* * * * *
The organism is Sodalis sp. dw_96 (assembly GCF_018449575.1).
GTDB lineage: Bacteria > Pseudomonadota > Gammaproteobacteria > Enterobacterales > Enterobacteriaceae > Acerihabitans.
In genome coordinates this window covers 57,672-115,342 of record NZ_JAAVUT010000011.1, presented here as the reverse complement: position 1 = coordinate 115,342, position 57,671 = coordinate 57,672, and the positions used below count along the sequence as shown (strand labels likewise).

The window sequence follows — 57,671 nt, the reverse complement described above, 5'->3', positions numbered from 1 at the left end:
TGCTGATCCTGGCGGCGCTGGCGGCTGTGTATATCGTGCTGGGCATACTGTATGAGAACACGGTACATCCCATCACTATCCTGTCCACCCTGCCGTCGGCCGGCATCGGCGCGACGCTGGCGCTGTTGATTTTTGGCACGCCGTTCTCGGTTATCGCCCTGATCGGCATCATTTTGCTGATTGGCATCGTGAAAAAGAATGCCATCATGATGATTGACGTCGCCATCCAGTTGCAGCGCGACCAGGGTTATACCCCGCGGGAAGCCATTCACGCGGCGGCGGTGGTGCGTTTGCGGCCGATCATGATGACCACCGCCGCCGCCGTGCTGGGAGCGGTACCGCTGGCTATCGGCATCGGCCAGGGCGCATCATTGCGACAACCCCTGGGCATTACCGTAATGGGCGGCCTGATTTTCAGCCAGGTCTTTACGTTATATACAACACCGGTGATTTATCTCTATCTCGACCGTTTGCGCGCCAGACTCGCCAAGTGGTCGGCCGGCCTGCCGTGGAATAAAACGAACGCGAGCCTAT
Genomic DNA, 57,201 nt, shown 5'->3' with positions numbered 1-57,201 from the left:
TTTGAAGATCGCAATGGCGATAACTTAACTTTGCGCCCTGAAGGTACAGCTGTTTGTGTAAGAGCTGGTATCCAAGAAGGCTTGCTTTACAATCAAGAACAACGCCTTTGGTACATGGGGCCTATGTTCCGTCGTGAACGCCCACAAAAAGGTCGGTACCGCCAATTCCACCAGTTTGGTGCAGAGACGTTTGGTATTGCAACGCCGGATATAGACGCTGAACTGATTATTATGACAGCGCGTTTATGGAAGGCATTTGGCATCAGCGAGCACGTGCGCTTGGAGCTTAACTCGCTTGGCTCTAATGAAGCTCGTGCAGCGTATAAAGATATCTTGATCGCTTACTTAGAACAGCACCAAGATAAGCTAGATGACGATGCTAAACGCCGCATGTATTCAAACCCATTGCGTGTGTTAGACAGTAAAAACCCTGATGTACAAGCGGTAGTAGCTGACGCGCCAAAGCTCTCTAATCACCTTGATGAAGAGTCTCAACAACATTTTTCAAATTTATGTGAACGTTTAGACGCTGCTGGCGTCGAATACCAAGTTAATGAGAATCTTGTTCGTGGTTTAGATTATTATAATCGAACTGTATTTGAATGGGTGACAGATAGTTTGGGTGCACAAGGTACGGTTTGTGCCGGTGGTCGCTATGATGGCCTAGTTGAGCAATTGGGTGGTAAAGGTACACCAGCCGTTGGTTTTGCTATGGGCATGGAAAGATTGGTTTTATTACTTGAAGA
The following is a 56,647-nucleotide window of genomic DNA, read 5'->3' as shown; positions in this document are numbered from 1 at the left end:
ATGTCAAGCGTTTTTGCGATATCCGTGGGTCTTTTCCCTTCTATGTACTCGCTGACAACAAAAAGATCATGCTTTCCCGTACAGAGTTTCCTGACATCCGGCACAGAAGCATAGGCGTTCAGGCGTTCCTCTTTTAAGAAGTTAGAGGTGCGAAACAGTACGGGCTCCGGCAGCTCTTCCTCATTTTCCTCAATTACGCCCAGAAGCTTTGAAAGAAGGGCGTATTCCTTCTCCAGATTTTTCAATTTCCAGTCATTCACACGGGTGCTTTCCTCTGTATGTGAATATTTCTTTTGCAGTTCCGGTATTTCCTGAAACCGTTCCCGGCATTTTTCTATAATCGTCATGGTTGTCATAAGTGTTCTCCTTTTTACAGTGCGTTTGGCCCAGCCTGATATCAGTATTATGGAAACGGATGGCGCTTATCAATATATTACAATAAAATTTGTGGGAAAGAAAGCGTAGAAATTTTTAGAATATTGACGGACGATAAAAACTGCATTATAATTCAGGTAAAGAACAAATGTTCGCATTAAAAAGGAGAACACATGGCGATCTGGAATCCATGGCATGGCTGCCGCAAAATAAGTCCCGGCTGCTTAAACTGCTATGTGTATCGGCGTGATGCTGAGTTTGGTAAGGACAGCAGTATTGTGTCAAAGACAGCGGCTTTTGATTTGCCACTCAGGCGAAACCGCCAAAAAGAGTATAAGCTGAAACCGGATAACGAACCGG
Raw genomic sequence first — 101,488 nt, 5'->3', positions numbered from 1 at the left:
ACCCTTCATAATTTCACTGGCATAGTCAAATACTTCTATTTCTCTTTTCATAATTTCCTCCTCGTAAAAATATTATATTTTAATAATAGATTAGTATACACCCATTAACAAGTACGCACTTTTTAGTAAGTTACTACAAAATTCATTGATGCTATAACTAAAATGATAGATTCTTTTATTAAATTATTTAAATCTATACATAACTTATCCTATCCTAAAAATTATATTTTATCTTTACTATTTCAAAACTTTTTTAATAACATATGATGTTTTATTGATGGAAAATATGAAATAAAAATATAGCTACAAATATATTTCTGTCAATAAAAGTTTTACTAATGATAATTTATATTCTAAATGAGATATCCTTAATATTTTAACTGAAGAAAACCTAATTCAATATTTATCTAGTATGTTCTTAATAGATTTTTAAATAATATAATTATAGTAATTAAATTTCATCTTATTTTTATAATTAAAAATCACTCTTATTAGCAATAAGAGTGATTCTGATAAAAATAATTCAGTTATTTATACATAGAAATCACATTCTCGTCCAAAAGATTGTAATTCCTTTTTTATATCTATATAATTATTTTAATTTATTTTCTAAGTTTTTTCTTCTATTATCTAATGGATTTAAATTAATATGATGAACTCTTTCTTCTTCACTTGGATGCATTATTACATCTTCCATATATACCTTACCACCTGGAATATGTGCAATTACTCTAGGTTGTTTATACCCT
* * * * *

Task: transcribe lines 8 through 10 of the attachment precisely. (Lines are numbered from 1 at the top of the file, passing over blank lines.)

The following is a 56,647-nucleotide window of genomic DNA, read 5'->3' as shown; positions in this document are numbered from 1 at the left end:
ATGTCAAGCGTTTTTGCGATATCCGTGGGTCTTTTCCCTTCTATGTACTCGCTGACAACAAAAAGATCATGCTTTCCCGTACAGAGTTTCCTGACATCCGGCACAGAAGCATAGGCGTTCAGGCGTTCCTCTTTTAAGAAGTTAGAGGTGCGAAACAGTACGGGCTCCGGCAGCTCTTCCTCATTTTCCTCAATTACGCCCAGAAGCTTTGAAAGAAGGGCGTATTCCTTCTCCAGATTTTTCAATTTCCAGTCATTCACACGGGTGCTTTCCTCTGTATGTGAATATTTCTTTTGCAGTTCCGGTATTTCCTGAAACCGTTCCCGGCATTTTTCTATAATCGTCATGGTTGTCATAAGTGTTCTCCTTTTTACAGTGCGTTTGGCCCAGCCTGATATCAGTATTATGGAAACGGATGGCGCTTATCAATATATTACAATAAAATTTGTGGGAAAGAAAGCGTAGAAATTTTTAGAATATTGACGGACGATAAAAACTGCATTATAATTCAGGTAAAGAACAAATGTTCGCATTAAAAAGGAGAACACATGGCGATCTGGAATCCATGGCATGGCTGCCGCAAAATAAGTCCCGGCTGCTTAAACTGCTATGTGTATCGGCGTGATGCTGAGTTTGGTAAGGACAGCAGTATTGTGTCAAAGACAGCGGCTTTTGATTTGCCACTCAGGCGAAACCGCCAAAAAGAGTATAAGCTGAAACCGGATAACGAACCGG
Raw genomic sequence first — 101,488 nt, 5'->3', positions numbered from 1 at the left: